Indian is a land of festivals, culture and rituals. Rituals are sequence of activities one performs during a particular event be it wedding, birth or death. But some rituals may harm environment. Rituals of death are one of them. But there is now a method to reduce pollution, Eco-Friendly Cremation.

Traditional funeral pyre. Image Source: Wikimedia Commons

Process of cremation is thousand year old. When a body wrapped in white cloth on ladder carried by four people is cremated traditionally, emits toxic materials with pollution that can easily harm environment. But now that can be avoided by using eco-friendly pyres.

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Traditional system of cremation includes logs of wood which turns into deforestation. There are about 400 cremation ground in Delhi and each works in a traditional way. Around 7 million Hindus die every year. Study shows that around 60 million trees are cut every year for cremation purpose. A traditional pyre requires around 600 kilogram of wood and will burn for five to six hours.

Interior of Crematoria . Image Source: Wikimedia Commons

Vinod Kumar Agarwal, the head of Mokshda Green Cremation System in Delhi recently devised a pyre that is Eco-friendly and that can reduce the amount of greenhouse gases emitted by 60 percent. There are only 42 pyres all over the country and Agrawal is planning to make them 50 by end of the year. This Eco-friendly pyre requires only 150 to 200 kilogram of wood and will last only for two to three hours. Moreover, it is affordable, saving time and energy saving.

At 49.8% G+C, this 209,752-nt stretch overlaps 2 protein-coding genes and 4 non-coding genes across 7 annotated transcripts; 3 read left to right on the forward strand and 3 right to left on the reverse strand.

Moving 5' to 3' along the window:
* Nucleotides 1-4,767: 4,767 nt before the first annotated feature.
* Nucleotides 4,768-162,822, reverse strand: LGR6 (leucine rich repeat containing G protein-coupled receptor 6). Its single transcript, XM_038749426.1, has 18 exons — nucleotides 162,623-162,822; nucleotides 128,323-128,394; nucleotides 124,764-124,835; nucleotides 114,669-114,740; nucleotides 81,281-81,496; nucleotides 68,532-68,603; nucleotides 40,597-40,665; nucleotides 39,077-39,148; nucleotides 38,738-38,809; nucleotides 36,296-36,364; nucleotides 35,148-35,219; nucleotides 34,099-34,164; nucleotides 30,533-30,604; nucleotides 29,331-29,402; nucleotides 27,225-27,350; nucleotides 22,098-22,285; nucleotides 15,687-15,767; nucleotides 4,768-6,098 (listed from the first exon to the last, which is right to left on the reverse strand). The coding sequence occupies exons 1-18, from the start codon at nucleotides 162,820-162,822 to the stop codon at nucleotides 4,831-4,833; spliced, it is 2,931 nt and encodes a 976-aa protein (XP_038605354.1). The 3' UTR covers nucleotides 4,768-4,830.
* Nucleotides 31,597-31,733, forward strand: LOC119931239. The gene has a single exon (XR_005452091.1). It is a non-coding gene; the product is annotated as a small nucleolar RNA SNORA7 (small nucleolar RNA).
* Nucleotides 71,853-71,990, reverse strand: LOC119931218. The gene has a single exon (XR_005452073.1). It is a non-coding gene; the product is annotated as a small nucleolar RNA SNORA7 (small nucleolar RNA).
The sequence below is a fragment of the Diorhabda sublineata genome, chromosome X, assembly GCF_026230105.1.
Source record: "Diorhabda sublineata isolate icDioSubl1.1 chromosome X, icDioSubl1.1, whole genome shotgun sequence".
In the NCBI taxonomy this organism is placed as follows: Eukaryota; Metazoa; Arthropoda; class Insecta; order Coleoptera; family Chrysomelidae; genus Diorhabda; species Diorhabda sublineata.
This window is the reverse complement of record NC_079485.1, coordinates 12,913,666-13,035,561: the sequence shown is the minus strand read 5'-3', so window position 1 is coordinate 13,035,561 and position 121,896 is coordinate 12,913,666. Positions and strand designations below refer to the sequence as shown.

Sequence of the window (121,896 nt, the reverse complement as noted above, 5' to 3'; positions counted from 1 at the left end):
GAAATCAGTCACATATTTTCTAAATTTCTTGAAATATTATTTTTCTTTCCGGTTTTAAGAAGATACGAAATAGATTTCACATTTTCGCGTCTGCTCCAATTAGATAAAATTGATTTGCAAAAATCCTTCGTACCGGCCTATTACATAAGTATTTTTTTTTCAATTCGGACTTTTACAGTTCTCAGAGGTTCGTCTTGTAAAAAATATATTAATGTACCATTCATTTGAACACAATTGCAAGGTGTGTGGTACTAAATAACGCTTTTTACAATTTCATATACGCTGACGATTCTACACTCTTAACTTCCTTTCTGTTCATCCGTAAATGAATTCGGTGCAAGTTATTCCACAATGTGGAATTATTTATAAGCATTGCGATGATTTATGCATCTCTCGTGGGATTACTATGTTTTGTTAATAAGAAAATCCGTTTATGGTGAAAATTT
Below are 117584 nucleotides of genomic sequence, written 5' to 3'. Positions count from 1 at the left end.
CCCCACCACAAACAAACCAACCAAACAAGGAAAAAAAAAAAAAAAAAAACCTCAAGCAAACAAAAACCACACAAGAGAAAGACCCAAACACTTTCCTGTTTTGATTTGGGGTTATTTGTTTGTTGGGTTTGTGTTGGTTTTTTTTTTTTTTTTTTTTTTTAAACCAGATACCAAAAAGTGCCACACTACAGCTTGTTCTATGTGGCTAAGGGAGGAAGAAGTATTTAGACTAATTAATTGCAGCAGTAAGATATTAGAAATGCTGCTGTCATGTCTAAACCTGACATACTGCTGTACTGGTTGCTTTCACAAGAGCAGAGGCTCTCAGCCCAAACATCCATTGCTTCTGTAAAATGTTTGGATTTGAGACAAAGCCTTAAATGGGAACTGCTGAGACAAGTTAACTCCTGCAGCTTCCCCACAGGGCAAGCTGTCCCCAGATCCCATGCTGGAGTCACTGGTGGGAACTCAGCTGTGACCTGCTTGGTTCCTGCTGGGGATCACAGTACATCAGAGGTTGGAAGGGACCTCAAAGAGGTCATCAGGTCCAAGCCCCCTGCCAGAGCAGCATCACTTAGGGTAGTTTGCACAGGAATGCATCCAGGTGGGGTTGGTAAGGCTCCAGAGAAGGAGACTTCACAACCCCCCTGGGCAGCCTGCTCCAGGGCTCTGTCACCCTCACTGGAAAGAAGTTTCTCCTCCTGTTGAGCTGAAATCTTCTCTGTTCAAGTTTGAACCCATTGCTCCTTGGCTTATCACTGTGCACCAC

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Even after so many benefits, Agrawal found it difficult to sell this idea to Indian masses. According to Mokshda worker, he cremates only 7 bodies per day while the other using traditional method creates a more than twice number of bodies as he does.

Crematoria in Kolkata. Image Source: Wikimedia Commons

This is because around 80% of population in India is Hindu. According to Hindu sacred text, any soul cannot attain Moksha without Agni. This is the utmost reason that urges people to use traditional pyres. Moreover, this practice is prevalent for years, so it is not easy for anyone to give up so easily.

But people are getting more and more conscious towards the environment and are moving towards the use of eco-friendly crematoriums.

-prepared by Aparna Gupta, an intern with NewsGram. Twitter @writetoaparna99


3 responses to “Eco-Friendly cremation is Easy to Handle but Difficult to Sell in India”

  1. Now when we are aware of the practices which might be a threat to the environment, we must take the initiative to find an alternative.

  2. Instead of following our religion blindly, we should look at issues from a broad perspective. If the environment can be saved and resources be conserved, why not utilize this method?

  3. when the world will be polluted and it will be choking us to death, where will our rituals take us? instead of being stubborn about it, if we can think of the general good of the future, it will be better for all of us.